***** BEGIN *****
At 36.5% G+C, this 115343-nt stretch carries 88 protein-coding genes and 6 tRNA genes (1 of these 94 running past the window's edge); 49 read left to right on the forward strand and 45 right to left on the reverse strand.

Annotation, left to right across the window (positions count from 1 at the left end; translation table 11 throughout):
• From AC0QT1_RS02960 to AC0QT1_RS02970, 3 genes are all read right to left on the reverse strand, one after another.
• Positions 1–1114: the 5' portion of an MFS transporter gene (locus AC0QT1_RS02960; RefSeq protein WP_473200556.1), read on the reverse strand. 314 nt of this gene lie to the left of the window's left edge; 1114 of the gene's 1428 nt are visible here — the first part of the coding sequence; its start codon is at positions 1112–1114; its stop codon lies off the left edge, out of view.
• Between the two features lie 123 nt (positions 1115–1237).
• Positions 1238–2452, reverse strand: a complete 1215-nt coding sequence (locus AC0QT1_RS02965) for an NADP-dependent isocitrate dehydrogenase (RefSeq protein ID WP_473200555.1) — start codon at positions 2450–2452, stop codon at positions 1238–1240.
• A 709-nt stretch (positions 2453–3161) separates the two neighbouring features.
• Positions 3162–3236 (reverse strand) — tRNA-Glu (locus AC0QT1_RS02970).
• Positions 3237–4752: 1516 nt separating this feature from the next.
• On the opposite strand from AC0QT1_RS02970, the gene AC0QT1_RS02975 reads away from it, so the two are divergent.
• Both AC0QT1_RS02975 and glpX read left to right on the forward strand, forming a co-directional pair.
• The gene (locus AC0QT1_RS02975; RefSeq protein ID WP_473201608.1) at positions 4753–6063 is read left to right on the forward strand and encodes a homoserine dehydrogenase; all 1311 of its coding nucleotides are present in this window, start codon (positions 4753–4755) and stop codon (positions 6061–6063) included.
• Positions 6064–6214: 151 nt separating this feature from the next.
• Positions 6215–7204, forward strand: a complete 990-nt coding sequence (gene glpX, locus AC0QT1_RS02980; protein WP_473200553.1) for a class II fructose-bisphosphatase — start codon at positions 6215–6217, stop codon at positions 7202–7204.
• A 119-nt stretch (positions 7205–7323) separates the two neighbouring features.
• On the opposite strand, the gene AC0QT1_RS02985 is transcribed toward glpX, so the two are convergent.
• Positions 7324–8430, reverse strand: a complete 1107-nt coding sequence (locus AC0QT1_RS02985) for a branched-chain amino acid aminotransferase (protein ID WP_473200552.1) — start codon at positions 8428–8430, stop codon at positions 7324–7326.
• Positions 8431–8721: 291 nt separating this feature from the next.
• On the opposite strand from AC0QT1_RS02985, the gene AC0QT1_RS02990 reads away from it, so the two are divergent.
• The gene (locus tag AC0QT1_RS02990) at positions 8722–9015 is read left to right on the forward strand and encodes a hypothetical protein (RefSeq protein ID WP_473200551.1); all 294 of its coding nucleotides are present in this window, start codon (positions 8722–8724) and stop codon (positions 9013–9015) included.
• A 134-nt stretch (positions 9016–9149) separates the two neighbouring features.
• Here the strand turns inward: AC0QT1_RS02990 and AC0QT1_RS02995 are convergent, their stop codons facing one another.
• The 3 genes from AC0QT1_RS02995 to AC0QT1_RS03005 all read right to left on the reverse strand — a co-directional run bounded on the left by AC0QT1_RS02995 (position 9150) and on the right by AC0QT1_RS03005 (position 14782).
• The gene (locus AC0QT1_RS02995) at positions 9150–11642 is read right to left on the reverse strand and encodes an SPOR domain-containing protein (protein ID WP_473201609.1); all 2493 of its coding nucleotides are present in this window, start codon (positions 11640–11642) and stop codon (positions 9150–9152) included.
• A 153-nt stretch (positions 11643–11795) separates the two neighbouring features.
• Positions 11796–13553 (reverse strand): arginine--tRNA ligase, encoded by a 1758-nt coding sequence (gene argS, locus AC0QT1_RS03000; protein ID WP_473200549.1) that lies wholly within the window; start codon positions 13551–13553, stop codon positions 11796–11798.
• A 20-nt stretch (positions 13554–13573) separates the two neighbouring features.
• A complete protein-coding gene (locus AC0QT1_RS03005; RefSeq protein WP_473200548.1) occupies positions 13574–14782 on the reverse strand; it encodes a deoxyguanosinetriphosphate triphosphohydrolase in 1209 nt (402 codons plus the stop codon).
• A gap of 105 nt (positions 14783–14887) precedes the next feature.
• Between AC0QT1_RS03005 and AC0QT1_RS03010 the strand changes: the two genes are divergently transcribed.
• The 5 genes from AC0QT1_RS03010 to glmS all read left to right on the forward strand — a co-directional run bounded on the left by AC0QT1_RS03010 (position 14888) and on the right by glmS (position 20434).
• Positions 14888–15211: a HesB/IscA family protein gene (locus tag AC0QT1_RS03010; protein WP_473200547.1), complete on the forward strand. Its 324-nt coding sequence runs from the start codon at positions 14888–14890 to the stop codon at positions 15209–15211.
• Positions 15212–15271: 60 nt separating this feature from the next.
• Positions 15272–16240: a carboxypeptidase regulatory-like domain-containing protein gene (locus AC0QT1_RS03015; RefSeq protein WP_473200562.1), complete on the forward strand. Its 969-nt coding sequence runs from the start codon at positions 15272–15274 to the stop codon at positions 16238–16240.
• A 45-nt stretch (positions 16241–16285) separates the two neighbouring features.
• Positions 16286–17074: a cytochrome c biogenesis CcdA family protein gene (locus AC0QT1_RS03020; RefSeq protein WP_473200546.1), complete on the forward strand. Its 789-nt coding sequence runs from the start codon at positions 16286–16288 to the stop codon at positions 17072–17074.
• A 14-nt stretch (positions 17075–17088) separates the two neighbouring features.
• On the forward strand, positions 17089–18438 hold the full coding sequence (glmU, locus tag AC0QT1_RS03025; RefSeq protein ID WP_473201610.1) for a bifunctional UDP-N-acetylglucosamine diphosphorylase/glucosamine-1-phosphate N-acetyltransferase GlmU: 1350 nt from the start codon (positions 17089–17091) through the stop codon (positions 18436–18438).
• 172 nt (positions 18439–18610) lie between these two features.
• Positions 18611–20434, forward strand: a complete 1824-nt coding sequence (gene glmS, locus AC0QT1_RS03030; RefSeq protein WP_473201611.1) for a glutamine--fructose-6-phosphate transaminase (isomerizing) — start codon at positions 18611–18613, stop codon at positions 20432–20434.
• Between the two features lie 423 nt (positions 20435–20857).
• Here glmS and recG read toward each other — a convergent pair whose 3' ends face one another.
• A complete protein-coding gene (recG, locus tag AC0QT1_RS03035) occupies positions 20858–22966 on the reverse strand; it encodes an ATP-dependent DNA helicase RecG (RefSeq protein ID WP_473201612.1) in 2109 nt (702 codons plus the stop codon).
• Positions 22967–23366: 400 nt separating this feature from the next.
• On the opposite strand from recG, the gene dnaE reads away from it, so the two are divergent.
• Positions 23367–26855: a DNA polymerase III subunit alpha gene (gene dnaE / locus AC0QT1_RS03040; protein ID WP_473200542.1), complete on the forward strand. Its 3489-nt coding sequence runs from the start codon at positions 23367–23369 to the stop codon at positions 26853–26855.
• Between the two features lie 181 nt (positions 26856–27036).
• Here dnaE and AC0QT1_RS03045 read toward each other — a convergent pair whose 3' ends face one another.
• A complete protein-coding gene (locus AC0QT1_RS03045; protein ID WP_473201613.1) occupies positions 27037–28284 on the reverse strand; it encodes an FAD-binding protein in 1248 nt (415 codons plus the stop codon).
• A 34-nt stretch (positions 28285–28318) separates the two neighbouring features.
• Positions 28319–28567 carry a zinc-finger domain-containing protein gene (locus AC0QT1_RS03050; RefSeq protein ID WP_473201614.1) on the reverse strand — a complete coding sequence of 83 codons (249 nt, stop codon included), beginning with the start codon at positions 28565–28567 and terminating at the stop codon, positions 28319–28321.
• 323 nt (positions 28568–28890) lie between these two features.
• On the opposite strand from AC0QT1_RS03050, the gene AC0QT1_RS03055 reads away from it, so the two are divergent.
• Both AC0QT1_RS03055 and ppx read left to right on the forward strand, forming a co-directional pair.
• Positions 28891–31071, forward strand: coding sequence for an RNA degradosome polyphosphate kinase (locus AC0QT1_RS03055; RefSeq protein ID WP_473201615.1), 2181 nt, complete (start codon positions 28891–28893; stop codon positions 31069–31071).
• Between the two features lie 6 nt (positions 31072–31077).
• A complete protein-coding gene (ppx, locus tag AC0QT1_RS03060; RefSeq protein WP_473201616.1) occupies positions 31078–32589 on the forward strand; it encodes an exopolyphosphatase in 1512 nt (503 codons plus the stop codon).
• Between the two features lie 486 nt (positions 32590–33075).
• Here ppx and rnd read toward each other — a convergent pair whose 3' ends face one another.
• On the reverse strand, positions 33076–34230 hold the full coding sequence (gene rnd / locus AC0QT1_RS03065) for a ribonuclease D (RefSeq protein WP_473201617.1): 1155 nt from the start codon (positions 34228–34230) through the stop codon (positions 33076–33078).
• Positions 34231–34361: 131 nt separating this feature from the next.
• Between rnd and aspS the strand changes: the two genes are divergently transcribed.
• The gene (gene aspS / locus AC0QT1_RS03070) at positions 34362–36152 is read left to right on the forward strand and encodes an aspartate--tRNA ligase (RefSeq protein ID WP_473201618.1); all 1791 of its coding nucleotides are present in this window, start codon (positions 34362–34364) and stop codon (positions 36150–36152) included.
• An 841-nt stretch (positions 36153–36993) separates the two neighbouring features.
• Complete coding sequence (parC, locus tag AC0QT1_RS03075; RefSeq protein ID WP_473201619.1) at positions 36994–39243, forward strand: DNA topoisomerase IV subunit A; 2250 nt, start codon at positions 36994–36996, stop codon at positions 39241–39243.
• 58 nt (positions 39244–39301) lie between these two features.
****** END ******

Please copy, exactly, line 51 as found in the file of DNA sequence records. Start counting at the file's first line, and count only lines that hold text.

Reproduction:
• Positions 28319–28567 carry a zinc-finger domain-containing protein gene (locus AC0QT1_RS03050; RefSeq protein ID WP_473201614.1) on the reverse strand — a complete coding sequence of 83 codons (249 nt, stop codon included), beginning with the start codon at positions 28565–28567 and terminating at the stop codon, positions 28319–28321.